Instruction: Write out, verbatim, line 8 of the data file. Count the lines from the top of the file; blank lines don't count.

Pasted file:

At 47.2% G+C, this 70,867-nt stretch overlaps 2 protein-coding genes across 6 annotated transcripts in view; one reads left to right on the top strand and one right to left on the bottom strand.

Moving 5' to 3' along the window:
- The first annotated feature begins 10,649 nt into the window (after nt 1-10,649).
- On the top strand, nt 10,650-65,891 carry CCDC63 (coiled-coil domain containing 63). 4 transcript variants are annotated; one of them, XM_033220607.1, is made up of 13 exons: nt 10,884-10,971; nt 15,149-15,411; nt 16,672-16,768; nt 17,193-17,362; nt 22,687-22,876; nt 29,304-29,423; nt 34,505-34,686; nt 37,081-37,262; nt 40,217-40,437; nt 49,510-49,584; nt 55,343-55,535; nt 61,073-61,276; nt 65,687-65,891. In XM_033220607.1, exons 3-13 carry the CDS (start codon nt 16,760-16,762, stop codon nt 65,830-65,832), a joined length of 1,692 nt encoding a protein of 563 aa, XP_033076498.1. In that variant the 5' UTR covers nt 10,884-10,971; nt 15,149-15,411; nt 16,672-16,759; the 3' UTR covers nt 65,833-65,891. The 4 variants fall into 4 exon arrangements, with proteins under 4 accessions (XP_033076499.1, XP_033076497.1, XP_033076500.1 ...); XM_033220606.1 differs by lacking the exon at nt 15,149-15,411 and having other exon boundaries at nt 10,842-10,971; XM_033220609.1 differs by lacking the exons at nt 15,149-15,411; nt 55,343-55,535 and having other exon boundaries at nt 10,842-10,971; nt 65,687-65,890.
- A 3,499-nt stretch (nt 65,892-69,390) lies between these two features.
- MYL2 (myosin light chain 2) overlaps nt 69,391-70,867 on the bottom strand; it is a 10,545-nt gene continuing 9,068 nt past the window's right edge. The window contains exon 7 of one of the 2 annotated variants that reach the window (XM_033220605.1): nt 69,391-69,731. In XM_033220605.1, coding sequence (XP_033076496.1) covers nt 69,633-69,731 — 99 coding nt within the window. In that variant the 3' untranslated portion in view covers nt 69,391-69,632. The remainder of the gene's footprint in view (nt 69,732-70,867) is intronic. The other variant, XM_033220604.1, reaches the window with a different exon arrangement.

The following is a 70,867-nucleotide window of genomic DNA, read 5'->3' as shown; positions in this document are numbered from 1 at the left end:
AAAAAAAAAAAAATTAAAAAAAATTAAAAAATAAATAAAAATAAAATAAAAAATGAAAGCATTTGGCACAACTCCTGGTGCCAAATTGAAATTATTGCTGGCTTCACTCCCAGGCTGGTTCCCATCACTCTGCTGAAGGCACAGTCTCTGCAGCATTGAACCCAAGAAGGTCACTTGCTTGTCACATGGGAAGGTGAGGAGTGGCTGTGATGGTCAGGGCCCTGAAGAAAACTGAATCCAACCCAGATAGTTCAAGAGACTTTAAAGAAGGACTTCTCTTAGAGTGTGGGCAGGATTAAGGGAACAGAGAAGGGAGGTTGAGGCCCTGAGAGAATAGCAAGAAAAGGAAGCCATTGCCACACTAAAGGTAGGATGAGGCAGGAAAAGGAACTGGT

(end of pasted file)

AAAAAAAAAAAAATTAAAAAAAATTAAAAAATAAATAAAAATAAAATAAAAAATGAAAGCATTTGGCACAACTCCTGGTGCCAAATTGAAATTATTGCTGGCTTCACTCCCAGGCTGGTTCCCATCACTCTGCTGAAGGCACAGTCTCTGCAGCATTGAACCCAAGAAGGTCACTTGCTTGTCACATGGGAAGGTGAGGAGTGGCTGTGATGGTCAGGGCCCTGAAGAAAACTGAATCCAACCCAGATAGTTCAAGAGACTTTAAAGAAGGACTTCTCTTAGAGTGTGGGCAGGATTAAGGGAACAGAGAAGGGAGGTTGAGGCCCTGAGAGAATAGCAAGAAAAGGAAGCCATTGCCACACTAAAGGTAGGATGAGGCAGGAAAAGGAACTGGT